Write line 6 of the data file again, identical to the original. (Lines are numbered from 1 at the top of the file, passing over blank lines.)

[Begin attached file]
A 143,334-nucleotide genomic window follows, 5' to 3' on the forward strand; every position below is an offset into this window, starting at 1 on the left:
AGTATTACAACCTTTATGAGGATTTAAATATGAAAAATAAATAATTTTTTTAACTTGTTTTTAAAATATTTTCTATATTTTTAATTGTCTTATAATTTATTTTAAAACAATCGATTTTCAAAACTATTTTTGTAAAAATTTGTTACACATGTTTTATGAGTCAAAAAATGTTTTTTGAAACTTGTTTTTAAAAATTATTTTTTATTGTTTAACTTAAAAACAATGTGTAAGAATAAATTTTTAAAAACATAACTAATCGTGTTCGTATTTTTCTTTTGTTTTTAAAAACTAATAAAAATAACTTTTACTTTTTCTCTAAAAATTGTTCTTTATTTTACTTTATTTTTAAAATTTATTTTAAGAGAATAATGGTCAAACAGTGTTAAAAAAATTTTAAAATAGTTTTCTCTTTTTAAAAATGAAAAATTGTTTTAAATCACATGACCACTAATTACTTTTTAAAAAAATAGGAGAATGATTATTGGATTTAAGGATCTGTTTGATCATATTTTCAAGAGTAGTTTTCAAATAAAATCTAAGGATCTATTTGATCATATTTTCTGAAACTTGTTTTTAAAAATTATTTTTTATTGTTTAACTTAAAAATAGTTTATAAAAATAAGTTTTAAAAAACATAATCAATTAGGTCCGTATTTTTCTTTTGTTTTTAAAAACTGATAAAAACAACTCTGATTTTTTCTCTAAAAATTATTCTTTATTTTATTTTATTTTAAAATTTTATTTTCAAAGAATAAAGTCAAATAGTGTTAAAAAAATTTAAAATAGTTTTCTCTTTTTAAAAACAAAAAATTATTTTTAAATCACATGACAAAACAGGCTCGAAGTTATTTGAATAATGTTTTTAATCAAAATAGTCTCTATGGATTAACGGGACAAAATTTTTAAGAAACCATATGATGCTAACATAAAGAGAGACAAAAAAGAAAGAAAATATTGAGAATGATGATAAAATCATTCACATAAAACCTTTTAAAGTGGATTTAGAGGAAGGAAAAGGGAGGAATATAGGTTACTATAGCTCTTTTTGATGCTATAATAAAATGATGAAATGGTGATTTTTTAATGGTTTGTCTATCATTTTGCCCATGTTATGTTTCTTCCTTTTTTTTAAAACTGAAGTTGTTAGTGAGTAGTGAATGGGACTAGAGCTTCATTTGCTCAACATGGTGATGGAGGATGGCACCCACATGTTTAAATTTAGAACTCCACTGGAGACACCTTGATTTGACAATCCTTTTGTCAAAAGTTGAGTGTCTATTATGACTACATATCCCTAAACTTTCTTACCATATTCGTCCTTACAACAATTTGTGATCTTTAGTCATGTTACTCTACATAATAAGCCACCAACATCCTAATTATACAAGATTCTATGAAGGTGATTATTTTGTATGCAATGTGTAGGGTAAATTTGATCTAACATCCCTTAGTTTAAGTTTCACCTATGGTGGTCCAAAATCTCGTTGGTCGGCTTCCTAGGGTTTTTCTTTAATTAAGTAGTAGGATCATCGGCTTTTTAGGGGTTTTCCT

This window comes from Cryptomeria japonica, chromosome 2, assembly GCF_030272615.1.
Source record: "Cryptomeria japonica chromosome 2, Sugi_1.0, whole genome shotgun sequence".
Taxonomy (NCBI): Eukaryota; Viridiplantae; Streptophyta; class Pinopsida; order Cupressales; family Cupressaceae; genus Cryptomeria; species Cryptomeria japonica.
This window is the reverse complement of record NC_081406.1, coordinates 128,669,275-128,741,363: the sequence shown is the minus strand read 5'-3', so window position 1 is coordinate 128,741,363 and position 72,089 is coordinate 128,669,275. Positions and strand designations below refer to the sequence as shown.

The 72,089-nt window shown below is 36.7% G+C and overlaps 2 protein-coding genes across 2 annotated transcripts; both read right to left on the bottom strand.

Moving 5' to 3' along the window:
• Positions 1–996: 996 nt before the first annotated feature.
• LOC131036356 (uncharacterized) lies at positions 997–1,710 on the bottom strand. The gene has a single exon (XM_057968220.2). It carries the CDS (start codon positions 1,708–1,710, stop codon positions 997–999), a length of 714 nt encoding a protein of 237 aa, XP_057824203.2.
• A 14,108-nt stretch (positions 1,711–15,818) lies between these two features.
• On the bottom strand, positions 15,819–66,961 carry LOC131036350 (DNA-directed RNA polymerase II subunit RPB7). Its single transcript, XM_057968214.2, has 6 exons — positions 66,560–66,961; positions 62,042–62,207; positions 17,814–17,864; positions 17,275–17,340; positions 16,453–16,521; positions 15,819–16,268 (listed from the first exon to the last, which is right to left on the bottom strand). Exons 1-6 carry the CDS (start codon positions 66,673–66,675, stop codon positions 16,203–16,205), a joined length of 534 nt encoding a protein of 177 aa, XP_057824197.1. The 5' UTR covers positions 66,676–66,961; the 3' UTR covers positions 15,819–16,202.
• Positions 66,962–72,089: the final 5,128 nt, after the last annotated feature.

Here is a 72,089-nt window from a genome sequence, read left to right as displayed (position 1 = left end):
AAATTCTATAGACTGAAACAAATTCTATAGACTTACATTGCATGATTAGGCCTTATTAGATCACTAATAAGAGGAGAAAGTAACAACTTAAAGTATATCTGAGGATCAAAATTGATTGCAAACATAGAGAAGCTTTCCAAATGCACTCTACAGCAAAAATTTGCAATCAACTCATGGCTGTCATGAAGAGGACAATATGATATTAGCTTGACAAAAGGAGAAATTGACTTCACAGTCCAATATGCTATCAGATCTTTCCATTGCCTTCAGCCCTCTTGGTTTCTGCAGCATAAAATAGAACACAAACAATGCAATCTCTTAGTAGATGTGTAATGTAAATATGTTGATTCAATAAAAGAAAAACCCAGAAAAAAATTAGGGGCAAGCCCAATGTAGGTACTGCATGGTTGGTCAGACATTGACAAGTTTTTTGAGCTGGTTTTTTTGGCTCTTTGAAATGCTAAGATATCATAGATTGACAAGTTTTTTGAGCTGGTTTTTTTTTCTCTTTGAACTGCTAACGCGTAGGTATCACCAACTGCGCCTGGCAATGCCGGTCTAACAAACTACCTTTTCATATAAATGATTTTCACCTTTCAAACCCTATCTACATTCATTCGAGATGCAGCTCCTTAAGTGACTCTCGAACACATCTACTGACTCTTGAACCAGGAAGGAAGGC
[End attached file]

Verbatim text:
This window is the reverse complement of record NC_081406.1, coordinates 128,669,275-128,741,363: the sequence shown is the minus strand read 5'-3', so window position 1 is coordinate 128,741,363 and position 72,089 is coordinate 128,669,275. Positions and strand designations below refer to the sequence as shown.